Vladimir Putin has a choice on his hands: Make Russia great again by invading traitorous neighbour states…or make it great again by attracting billions in foreign capital. At this point, it seems, Putin is trying to have his cake and eat it, too.
Russia’s foreign investors, meanwhile, have finally woken up: Following the Georgia invasion, money exited Russia at one of the fastest rates since the 1998 financial crisis. FT:
Data released by Russia’s central bank showed a drop in foreign currency reserves of just over $16.4bn in the week beginning August 8. This was one of the largest absolute weekly drops in 10 years, according to Ivan Tchakarov at Lehman Brothers.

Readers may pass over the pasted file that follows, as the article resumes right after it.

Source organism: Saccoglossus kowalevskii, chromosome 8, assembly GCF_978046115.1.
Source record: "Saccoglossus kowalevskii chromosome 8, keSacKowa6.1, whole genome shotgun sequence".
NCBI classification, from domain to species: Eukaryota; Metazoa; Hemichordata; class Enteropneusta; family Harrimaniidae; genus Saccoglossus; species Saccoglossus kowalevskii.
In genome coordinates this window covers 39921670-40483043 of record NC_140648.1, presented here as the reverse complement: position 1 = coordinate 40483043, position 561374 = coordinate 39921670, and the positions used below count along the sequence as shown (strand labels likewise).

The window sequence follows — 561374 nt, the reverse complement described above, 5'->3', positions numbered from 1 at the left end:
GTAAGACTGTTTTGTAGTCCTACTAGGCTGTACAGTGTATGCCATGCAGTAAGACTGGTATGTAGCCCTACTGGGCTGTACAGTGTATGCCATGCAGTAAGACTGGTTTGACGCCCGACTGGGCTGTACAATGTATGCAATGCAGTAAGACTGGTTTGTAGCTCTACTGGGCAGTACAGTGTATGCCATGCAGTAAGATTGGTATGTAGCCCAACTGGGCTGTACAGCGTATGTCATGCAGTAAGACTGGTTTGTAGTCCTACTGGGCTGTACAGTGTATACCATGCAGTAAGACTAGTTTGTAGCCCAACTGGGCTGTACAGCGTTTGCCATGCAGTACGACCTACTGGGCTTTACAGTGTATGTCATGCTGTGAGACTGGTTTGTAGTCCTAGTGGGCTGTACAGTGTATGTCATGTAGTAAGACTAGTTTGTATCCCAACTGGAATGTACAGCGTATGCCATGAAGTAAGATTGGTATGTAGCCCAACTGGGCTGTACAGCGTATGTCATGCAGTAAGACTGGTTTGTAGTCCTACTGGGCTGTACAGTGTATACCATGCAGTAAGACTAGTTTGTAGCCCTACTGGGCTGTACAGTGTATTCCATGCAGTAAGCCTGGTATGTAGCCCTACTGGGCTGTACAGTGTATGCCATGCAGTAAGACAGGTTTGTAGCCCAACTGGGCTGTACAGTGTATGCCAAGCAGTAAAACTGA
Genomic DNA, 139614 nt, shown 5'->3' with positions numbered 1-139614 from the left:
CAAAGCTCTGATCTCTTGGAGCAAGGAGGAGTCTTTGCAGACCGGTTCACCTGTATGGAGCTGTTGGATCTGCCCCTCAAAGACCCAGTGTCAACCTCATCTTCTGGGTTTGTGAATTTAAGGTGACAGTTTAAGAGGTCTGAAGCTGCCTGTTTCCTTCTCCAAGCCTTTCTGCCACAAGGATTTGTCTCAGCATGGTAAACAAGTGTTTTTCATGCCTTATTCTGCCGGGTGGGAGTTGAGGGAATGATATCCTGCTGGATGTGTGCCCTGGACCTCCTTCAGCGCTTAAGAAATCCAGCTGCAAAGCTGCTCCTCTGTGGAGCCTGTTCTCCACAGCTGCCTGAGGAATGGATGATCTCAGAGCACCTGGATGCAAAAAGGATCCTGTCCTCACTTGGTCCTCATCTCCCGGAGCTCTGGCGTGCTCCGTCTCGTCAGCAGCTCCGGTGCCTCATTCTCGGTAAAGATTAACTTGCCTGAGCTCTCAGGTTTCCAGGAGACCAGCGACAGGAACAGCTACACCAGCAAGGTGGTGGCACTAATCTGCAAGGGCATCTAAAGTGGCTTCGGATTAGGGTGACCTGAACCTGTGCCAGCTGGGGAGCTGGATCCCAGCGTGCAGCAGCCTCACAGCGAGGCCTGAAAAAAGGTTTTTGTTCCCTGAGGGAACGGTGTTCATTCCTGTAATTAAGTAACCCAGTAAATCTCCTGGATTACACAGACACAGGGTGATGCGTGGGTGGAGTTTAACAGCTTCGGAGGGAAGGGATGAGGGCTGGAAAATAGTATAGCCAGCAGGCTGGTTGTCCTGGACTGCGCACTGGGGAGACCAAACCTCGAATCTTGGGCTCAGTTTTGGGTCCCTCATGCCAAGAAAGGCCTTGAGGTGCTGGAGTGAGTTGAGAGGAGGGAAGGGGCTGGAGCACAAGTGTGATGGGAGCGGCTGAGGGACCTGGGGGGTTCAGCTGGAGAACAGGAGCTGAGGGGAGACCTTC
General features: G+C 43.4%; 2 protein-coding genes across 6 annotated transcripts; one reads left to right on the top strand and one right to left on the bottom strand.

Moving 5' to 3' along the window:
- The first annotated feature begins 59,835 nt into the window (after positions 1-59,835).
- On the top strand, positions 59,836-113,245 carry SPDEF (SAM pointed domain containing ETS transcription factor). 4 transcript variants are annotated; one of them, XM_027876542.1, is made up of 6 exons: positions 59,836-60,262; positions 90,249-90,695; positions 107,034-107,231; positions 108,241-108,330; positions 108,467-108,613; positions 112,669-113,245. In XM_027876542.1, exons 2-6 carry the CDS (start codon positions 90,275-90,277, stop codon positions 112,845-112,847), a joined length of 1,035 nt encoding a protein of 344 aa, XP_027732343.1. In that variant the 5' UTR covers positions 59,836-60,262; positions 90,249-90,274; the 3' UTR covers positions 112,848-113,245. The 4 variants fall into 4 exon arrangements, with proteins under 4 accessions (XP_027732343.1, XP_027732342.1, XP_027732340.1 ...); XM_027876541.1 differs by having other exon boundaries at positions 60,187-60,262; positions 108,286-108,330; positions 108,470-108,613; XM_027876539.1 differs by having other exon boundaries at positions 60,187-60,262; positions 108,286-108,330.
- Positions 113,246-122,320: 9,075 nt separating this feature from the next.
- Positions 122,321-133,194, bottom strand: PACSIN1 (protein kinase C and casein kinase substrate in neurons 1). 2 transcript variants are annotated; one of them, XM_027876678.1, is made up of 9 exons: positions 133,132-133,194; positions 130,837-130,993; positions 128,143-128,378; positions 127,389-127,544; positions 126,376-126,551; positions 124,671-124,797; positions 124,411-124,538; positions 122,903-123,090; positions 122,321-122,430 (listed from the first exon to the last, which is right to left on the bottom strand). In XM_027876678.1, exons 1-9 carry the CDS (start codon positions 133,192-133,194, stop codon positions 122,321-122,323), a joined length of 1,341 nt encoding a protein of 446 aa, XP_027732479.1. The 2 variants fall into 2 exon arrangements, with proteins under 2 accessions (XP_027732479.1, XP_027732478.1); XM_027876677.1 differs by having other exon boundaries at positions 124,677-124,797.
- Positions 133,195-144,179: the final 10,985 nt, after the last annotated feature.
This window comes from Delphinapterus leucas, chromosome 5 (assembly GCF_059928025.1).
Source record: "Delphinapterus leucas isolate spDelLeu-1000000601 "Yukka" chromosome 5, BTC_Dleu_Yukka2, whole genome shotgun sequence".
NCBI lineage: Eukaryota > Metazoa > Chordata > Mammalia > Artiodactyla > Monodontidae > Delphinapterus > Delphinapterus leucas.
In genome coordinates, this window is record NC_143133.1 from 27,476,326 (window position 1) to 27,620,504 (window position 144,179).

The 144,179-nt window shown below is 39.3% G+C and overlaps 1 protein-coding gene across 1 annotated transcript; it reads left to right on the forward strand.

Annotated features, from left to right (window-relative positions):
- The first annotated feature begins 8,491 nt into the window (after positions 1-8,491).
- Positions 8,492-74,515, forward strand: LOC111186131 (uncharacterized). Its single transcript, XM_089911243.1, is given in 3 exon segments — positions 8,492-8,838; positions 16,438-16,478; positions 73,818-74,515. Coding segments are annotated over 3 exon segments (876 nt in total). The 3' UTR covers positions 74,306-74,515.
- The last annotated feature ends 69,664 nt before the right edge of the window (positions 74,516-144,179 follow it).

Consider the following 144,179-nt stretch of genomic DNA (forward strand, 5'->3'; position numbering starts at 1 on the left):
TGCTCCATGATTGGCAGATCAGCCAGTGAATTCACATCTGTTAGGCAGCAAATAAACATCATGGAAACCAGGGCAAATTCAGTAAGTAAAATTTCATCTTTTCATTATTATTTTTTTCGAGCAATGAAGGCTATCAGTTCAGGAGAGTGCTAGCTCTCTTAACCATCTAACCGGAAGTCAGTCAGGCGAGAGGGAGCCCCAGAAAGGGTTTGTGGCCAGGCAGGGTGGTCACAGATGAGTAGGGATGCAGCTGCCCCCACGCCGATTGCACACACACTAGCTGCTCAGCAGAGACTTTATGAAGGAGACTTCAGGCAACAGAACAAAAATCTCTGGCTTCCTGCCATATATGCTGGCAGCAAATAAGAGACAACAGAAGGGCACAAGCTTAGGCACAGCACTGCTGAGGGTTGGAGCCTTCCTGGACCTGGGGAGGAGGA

…Gennady Melikyan, the central bank’s deputy chairman, said the sell-off had been triggered by the “political situation”, adding: “Foreigners are pulling out of some assets and stock markets and the exchange rate has suffered most. I think we have come close to the bottom now.”
While the value of the rouble has stayed relatively stable since the start of the conflict, with the help of central bank intervention, the stock market has fallen 6.5 per cent since August 7 and companies have found it harder to raise capital as investors demand sharply higher yields to buy their bonds to reflect the perceived risk.
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